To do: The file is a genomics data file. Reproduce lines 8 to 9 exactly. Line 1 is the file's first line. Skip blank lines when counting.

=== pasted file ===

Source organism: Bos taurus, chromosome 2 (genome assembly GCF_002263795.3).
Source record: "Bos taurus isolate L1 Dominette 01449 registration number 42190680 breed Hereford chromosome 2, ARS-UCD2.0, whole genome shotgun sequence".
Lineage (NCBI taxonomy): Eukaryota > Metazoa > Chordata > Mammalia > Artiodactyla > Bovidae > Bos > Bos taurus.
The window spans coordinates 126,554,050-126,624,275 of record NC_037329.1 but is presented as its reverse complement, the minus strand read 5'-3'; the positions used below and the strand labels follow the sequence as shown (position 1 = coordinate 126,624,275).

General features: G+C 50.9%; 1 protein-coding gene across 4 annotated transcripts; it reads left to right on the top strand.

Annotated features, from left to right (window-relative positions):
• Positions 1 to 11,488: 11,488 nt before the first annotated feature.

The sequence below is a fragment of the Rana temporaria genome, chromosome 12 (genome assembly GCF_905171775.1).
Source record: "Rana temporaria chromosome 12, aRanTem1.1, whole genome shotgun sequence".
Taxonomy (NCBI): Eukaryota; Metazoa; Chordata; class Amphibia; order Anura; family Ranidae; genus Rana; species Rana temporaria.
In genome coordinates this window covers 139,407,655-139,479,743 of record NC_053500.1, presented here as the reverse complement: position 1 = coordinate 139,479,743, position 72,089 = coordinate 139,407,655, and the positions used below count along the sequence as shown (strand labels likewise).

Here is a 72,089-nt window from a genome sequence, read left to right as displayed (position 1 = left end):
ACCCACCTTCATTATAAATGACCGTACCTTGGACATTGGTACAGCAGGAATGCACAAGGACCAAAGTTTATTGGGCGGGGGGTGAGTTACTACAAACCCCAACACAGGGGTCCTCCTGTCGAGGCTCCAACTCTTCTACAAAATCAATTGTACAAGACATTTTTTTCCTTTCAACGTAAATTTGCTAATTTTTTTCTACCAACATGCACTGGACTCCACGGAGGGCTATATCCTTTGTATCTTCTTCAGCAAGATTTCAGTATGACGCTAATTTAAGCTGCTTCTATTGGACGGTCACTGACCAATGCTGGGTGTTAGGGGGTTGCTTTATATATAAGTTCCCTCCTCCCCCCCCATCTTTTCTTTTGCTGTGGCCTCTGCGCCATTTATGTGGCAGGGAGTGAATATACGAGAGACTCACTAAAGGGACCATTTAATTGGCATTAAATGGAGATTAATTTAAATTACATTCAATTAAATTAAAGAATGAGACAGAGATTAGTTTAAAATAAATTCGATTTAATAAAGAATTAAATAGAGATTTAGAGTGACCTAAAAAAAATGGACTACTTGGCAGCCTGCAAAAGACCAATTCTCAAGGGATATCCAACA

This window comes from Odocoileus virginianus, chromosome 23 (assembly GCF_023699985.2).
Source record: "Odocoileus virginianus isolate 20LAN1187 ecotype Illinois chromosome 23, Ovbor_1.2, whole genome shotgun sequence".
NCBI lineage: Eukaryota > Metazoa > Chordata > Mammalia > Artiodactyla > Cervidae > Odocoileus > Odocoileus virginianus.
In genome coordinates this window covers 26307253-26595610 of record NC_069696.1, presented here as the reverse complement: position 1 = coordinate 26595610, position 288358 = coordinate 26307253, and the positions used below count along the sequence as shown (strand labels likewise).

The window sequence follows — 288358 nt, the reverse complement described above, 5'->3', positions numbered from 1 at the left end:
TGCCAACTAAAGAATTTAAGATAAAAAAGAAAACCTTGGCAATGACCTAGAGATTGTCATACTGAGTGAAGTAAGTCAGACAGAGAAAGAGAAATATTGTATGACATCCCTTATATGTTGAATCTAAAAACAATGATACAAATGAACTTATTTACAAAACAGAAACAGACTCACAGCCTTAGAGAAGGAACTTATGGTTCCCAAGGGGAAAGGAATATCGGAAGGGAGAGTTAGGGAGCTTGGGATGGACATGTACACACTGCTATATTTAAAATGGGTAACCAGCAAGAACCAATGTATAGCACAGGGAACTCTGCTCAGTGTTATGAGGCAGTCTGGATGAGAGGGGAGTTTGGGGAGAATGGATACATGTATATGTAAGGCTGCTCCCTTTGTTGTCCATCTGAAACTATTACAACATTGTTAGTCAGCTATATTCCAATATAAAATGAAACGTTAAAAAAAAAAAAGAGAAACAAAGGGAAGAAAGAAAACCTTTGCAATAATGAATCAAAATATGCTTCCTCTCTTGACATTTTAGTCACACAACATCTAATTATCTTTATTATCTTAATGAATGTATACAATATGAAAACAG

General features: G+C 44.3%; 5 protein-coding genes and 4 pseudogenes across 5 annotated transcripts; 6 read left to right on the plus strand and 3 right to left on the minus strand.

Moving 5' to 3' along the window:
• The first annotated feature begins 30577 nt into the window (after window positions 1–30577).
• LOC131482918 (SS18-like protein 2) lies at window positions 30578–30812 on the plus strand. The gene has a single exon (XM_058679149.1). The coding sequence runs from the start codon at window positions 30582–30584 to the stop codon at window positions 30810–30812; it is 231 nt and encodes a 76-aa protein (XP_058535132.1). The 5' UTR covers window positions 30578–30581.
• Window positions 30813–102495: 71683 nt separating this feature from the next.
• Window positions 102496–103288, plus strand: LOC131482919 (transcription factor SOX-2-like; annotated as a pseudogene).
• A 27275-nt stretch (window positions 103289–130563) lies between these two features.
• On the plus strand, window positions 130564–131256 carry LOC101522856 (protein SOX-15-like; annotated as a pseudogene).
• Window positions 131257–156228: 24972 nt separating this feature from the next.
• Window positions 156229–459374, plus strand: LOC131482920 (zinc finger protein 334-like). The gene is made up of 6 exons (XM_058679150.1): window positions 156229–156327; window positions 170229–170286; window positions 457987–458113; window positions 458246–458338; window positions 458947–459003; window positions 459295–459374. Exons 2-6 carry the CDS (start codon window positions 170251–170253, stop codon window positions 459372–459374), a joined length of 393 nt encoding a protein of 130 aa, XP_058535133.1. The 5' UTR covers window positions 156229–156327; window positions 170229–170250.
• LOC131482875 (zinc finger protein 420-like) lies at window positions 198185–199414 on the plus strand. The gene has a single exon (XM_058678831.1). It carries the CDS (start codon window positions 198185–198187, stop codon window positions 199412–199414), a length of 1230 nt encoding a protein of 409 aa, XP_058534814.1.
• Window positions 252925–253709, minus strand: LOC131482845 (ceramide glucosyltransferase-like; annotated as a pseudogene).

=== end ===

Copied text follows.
The sequence below is a fragment of the Rana temporaria genome, chromosome 12 (genome assembly GCF_905171775.1).
Source record: "Rana temporaria chromosome 12, aRanTem1.1, whole genome shotgun sequence".